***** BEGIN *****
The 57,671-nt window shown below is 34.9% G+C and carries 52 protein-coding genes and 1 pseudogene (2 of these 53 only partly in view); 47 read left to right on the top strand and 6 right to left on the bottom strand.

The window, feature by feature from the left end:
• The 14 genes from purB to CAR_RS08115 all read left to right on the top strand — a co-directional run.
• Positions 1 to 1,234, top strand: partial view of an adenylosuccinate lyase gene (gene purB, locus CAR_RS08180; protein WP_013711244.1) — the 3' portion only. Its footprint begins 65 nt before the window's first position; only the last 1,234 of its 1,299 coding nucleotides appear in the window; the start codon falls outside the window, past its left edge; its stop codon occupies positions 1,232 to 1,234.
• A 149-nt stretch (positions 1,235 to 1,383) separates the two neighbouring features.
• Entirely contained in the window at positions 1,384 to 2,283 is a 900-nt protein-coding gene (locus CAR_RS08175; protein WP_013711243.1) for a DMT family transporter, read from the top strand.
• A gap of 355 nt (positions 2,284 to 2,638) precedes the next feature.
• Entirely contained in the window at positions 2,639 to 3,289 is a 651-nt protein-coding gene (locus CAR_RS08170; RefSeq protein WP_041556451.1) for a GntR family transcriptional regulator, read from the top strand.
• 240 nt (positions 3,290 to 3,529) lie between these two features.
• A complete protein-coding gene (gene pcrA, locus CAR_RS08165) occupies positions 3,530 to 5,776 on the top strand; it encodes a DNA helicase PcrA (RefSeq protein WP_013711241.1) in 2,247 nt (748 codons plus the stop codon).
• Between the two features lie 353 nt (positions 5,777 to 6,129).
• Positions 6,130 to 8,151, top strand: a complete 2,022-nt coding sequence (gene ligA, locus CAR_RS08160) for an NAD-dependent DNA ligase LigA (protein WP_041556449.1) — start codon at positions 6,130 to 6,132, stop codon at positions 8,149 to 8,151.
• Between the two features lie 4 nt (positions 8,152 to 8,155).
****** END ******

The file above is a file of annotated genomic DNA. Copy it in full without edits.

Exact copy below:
The 57,671-nt window shown below is 34.9% G+C and carries 52 protein-coding genes and 1 pseudogene (2 of these 53 only partly in view); 47 read left to right on the top strand and 6 right to left on the bottom strand.

The window, feature by feature from the left end:
• The 14 genes from purB to CAR_RS08115 all read left to right on the top strand — a co-directional run.
• Positions 1 to 1,234, top strand: partial view of an adenylosuccinate lyase gene (gene purB, locus CAR_RS08180; protein WP_013711244.1) — the 3' portion only. Its footprint begins 65 nt before the window's first position; only the last 1,234 of its 1,299 coding nucleotides appear in the window; the start codon falls outside the window, past its left edge; its stop codon occupies positions 1,232 to 1,234.
• A 149-nt stretch (positions 1,235 to 1,383) separates the two neighbouring features.
• Entirely contained in the window at positions 1,384 to 2,283 is a 900-nt protein-coding gene (locus CAR_RS08175; protein WP_013711243.1) for a DMT family transporter, read from the top strand.
• A gap of 355 nt (positions 2,284 to 2,638) precedes the next feature.
• Entirely contained in the window at positions 2,639 to 3,289 is a 651-nt protein-coding gene (locus CAR_RS08170; RefSeq protein WP_041556451.1) for a GntR family transcriptional regulator, read from the top strand.
• 240 nt (positions 3,290 to 3,529) lie between these two features.
• A complete protein-coding gene (gene pcrA, locus CAR_RS08165) occupies positions 3,530 to 5,776 on the top strand; it encodes a DNA helicase PcrA (RefSeq protein WP_013711241.1) in 2,247 nt (748 codons plus the stop codon).
• Between the two features lie 353 nt (positions 5,777 to 6,129).
• Positions 6,130 to 8,151, top strand: a complete 2,022-nt coding sequence (gene ligA, locus CAR_RS08160) for an NAD-dependent DNA ligase LigA (protein WP_041556449.1) — start codon at positions 6,130 to 6,132, stop codon at positions 8,149 to 8,151.
• Between the two features lie 4 nt (positions 8,152 to 8,155).